Wisconsin Attorney General J.B. Van Hollen's plan to post state Department of Justice employees at polling places around Wisconsin is drawing fire from Democrats.
"There is no role for the attorney general in this," Governor Jim Doyle said Friday. "There is a whole system of poll watchers and of how we assure there is a good election, and I have no idea what the attorney general thinks he is going to do on top of that, when he says he is going to send special agents into polling places."
Van Hollen's DOJ will send some 50 Division of Criminal Investigation agents and Assistant Attorneys General to polling places in communities across the state. While not providing specific locations, Van Hollen spokesman Bill Cosh said those polls will be in Milwaukee, Madison, Beloit/Janesville, Racine/Kenosha, Waukesha, Superior, Green Bay, Eau Claire, Appleton/Fox Valley, La Crosse, Hudson and Wausau/Stevens Point.
A joint statement was issued Thursday by Assistant Attorney General Roy Korte and DOJ Division of Legal Services Administrator Kevin Potter, who serve as Coordinators of Van Hollen's Elections Task Force."The Attorney General and Department of Justice have express authority to enforce the state's election laws, including those laws that govern what happens on election day," the statement reads. "Locating Department of Justice staff around the state will ensure that we are available to assist local District Attorneys and law enforcement in the event they have questions or request assistance on election related issues."
Doyle took issue with those assertions. "There is no authority to do that," the governor told WIBA. "It is completely outside the election laws. He has not consulted with the elections officials in any way about this."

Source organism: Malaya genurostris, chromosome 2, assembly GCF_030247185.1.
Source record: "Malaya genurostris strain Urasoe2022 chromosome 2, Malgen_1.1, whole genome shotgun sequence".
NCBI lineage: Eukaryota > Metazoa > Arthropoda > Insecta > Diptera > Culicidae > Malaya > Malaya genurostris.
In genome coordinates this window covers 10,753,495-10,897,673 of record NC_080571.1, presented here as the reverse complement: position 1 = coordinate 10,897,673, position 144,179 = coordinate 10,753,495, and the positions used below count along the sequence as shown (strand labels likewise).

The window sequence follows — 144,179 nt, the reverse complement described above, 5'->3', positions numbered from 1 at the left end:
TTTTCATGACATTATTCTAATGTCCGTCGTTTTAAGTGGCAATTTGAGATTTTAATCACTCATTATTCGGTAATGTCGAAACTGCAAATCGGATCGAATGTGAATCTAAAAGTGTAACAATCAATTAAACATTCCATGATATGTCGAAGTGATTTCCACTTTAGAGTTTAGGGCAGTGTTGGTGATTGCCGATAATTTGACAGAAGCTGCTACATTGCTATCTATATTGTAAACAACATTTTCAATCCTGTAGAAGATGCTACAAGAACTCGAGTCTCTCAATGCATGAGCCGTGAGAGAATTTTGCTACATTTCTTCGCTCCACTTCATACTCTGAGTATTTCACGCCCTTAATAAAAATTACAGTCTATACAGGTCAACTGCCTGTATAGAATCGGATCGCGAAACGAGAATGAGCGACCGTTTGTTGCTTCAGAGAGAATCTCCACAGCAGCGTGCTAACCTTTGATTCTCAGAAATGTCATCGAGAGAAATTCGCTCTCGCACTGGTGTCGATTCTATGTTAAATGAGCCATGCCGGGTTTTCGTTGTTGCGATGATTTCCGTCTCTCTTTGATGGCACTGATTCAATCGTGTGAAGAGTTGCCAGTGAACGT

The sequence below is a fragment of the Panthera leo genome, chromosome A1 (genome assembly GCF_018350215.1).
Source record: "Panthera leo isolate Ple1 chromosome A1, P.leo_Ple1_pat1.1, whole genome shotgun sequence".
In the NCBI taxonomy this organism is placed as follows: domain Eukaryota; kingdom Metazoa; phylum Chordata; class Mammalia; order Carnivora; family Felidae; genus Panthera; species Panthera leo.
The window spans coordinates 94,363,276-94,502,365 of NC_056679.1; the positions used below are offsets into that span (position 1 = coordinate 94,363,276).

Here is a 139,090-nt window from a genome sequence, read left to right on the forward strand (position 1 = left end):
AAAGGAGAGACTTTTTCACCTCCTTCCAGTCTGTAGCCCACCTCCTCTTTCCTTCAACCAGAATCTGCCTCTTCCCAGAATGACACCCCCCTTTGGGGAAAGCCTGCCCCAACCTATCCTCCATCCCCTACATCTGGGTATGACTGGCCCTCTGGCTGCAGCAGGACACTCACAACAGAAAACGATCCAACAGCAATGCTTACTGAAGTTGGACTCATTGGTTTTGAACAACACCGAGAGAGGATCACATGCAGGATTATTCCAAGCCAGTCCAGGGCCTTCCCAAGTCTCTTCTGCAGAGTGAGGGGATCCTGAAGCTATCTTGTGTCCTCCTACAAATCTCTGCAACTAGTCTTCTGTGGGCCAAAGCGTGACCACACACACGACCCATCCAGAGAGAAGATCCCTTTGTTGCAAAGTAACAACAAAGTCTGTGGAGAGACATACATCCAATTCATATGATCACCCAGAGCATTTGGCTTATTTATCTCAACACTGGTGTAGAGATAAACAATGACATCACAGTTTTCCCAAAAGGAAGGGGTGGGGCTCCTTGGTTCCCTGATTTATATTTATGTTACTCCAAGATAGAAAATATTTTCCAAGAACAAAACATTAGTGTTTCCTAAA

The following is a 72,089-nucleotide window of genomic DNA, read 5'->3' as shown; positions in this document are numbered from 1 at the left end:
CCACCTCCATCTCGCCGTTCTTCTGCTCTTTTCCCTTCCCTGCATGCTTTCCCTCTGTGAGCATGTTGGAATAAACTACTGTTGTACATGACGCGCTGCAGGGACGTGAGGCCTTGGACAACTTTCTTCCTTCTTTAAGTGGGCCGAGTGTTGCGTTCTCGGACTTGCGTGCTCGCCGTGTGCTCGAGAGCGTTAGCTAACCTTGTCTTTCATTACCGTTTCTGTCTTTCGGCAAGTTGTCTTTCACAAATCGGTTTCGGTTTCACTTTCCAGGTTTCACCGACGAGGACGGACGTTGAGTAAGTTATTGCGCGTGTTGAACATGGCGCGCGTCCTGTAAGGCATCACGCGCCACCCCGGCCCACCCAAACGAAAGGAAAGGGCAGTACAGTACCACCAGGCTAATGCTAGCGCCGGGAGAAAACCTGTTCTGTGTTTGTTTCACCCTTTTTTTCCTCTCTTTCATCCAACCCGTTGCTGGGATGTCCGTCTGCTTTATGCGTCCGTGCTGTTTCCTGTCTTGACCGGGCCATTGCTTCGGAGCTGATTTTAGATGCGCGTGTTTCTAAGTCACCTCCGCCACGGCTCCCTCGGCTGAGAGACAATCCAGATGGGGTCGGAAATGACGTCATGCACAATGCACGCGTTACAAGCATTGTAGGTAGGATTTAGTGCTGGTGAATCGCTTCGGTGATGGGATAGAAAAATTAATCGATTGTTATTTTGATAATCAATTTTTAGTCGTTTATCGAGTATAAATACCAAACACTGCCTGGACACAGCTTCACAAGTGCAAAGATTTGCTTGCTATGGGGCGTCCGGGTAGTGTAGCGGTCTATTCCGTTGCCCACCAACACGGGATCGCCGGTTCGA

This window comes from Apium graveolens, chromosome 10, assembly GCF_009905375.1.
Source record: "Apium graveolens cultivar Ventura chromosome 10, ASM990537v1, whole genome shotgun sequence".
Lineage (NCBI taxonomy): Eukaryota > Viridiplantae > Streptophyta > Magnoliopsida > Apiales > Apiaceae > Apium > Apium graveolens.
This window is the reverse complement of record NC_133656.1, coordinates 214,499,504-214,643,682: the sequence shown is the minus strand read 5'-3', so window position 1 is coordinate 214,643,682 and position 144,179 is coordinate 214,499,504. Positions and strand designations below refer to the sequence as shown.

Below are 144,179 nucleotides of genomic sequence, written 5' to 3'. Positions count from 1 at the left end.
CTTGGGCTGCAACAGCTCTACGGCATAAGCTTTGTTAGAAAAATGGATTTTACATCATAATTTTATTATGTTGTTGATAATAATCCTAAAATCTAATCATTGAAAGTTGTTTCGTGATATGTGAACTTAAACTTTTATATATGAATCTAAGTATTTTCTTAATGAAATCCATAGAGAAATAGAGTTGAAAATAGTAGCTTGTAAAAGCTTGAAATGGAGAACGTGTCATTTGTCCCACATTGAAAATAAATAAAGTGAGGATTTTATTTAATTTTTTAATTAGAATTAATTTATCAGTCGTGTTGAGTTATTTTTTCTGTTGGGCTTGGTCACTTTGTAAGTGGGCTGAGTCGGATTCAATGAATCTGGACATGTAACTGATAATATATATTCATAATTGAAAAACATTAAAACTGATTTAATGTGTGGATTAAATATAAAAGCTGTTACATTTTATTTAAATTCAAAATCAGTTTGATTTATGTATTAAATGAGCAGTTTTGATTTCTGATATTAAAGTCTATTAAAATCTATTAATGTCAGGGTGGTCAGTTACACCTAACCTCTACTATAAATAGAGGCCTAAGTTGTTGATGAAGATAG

Also stepping into the fray Friday, U.S. Senator Russ Feingold, who sent a letter to Van Hollen asking him to reconsider his decision. "If, however, you decide to proceed with these plans, I ask that you provide detailed information about how Department of Justice employees will be deployed, including the locations to which they will be deployed, how those locations were chosen, and a detailed description or copies of the instructions these employees will be given," Feingold wrote."In order to try to ensure that legitimate voters are not discouraged or intimidated by your actions, I also encourage you to ensure that criminal law enforcement personnel are not deployed at polling stations. It is widely acknowledged that the presence of criminal law enforcement personnel at polling stations may discourage and intimidate legitimate voters – even where the intent may be to facilitate voter access."
Van Hollen's office has pointed out that former Attorney General Peg Lautenschlager similarly sent DOJ personnel to polling places on Election Day, 2004. "I don't know whether that was right or not," said Doyle. "I was attorney general for 12 years, and I never did it. My understanding is that Attorney General Lautenschlager did it in consultation with the elections officials."
Democratic Party of Wisconsin Chairman Joe Wineke on Friday issued a second press release critical of Van Hollen's plans. "Van Hollen is pulling these agents away from their real jobs to investigate fabricated stories about widespread voter fraud," said the DPW release. " There is no widespread voter fraud in Wisconsin, as Republican U.S. Attorney Steve Biskupic has already confirmed following a thorough investigation."